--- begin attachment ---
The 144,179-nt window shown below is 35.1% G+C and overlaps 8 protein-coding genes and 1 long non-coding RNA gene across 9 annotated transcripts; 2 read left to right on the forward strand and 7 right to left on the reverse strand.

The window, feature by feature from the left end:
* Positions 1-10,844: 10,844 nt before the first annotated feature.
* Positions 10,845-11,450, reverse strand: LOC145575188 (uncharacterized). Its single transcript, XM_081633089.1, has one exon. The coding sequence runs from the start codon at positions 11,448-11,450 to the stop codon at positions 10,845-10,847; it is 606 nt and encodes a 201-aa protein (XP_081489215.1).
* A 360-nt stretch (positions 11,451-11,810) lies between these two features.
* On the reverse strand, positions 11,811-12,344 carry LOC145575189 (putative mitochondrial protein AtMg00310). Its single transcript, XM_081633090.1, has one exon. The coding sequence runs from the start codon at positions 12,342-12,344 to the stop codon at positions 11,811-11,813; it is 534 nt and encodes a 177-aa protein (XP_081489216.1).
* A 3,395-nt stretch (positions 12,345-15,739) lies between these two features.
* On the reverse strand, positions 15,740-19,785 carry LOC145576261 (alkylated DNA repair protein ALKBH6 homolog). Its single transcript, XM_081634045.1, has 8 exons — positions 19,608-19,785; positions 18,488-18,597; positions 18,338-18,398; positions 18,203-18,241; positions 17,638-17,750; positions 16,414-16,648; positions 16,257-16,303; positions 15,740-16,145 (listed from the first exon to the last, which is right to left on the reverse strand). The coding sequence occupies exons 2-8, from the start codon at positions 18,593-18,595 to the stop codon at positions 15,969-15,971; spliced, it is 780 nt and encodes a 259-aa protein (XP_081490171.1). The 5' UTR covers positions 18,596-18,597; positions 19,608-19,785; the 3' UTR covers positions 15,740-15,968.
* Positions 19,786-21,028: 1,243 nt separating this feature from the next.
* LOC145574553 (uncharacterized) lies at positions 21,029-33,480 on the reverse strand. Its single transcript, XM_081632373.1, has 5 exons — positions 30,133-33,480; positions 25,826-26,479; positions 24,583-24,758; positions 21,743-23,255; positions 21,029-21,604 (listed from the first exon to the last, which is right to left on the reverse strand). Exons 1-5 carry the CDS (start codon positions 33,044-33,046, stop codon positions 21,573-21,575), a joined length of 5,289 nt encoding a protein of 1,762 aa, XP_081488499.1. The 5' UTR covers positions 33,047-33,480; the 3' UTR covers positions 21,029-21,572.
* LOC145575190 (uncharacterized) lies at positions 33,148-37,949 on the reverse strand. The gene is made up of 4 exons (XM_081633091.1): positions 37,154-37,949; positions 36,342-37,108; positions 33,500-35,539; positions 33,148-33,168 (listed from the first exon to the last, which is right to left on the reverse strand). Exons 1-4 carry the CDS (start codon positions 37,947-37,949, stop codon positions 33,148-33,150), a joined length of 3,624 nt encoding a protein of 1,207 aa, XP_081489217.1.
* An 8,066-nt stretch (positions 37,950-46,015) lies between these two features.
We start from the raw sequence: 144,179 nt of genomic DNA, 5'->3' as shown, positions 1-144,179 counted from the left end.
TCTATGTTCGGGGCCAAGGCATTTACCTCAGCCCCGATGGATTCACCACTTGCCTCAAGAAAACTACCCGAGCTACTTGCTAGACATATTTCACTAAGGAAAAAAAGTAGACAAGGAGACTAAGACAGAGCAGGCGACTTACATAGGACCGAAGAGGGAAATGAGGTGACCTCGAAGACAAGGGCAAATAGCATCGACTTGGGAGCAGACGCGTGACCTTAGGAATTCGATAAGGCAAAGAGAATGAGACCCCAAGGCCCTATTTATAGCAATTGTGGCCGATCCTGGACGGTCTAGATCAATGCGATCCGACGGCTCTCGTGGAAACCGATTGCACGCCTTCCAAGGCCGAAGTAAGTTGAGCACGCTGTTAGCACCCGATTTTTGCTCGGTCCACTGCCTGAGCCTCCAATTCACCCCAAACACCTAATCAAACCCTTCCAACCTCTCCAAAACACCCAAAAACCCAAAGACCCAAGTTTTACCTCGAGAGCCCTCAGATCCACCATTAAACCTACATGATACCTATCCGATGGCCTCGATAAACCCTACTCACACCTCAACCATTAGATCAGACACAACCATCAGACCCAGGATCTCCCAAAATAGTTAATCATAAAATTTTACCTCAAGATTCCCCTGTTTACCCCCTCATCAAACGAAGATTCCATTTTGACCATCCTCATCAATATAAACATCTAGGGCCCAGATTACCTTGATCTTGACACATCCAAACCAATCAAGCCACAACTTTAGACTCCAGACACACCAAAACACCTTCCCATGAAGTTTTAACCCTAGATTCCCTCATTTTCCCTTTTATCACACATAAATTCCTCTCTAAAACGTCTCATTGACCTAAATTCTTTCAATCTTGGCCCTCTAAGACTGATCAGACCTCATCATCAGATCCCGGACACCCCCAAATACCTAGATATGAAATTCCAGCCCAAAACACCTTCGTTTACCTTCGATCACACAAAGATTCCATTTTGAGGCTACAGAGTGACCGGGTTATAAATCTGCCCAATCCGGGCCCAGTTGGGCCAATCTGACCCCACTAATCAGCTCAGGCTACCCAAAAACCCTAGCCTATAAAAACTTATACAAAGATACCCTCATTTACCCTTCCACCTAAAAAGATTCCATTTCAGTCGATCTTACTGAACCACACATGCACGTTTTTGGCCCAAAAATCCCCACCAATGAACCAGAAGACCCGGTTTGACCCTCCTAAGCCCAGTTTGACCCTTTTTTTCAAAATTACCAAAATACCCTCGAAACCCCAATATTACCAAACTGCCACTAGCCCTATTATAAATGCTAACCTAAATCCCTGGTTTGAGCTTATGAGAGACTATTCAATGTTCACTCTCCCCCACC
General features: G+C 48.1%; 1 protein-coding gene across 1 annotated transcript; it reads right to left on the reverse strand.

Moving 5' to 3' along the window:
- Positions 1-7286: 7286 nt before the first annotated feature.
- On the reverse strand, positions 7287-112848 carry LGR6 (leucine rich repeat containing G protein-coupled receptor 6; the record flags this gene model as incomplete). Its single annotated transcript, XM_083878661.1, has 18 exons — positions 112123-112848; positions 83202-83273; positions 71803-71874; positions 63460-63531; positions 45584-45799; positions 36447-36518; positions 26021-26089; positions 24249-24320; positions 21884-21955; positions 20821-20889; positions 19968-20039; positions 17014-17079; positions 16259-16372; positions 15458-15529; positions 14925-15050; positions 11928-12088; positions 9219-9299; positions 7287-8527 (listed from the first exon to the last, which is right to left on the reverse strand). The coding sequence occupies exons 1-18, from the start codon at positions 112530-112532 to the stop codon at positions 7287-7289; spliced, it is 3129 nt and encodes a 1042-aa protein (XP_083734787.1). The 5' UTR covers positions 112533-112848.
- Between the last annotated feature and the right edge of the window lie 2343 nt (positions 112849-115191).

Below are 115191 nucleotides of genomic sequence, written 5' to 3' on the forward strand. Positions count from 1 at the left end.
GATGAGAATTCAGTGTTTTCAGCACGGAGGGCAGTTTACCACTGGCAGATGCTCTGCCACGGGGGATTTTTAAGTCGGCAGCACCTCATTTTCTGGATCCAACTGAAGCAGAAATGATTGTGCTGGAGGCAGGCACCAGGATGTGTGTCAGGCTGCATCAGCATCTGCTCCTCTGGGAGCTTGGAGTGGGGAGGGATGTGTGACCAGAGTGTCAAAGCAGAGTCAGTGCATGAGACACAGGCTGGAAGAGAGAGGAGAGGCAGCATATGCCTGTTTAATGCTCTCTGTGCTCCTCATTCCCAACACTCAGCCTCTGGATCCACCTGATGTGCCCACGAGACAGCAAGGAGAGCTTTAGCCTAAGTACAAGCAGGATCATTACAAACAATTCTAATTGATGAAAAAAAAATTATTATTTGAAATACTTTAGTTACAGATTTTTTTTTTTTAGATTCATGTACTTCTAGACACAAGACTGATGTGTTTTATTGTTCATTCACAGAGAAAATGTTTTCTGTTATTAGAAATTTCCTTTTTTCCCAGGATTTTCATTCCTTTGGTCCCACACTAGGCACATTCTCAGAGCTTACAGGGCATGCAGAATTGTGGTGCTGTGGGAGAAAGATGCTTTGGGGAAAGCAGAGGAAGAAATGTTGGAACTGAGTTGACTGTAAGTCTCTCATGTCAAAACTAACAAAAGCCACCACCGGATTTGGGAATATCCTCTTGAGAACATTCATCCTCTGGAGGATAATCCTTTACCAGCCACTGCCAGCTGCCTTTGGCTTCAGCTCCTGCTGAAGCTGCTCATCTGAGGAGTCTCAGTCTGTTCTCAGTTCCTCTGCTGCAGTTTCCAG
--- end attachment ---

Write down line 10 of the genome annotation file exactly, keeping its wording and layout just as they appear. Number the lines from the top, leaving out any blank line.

* LOC145574553 (uncharacterized) lies at positions 21,029-33,480 on the reverse strand. Its single transcript, XM_081632373.1, has 5 exons — positions 30,133-33,480; positions 25,826-26,479; positions 24,583-24,758; positions 21,743-23,255; positions 21,029-21,604 (listed from the first exon to the last, which is right to left on the reverse strand). Exons 1-5 carry the CDS (start codon positions 33,044-33,046, stop codon positions 21,573-21,575), a joined length of 5,289 nt encoding a protein of 1,762 aa, XP_081488499.1. The 5' UTR covers positions 33,047-33,480; the 3' UTR covers positions 21,029-21,572.